nly she seemed to hear a low breathing. She bent to the pale lips--no--not the faintest breath came from them. The blood had dried on temple and cheek. She gazed at the eyes, the half-closed eyes, and shuddered. Why couldn't she believe it?... It must be true--this was Death! A shiver ran through her--she felt but one thing--"This is a corpse. I am here alone with a corpse!--a corpse that rests on my lap!" With trembling hands she pushed the head away, until it rested on the ground. Then a feeling of horrible alone-ness came over her. Why had she sent the coachman away? What should she do here all alone with this dead man in the darkness? If only some one would come--but what was she to do then if anybody did come? How long would she have to wait here? She looked down at the corpse again. "But I'm not alone with him," she thought, "the light is there." And the light seemed to her to become alive, something sweet and friendly, to which she owed gratitude. There was more life in this little flame than in all th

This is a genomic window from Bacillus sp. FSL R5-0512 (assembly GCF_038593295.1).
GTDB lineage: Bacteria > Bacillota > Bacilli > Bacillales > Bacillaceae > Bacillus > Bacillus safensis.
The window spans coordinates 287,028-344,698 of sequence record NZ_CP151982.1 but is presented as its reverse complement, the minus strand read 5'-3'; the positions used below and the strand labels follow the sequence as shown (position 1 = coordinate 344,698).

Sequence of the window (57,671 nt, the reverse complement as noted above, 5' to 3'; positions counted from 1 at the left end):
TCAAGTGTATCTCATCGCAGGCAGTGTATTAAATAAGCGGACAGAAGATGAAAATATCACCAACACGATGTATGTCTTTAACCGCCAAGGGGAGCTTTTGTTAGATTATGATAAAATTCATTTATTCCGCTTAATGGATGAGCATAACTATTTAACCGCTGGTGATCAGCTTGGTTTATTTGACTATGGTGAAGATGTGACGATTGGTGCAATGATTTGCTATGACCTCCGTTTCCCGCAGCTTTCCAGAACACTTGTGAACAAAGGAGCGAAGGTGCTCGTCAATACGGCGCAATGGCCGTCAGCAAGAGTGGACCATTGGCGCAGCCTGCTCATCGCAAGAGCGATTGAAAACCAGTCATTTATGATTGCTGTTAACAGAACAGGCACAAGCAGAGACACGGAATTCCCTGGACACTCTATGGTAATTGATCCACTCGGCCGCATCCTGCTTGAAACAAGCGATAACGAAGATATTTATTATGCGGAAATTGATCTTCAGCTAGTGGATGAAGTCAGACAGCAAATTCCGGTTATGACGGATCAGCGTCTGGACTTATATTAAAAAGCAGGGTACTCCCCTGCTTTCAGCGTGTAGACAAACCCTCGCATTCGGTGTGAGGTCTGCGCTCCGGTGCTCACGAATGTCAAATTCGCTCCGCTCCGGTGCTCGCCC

On a blustery night near the end of the 19th century, two lovers meet for an illicit carriage ride (she is married.) Staying to the dark streets and then the countryside, the pair are trying to decide what to do when a freak accident happens.
The descriptions, settings, and thought processes in the story are well done. It is more of a psychological story than anything else, and pretty much runs on until it ends.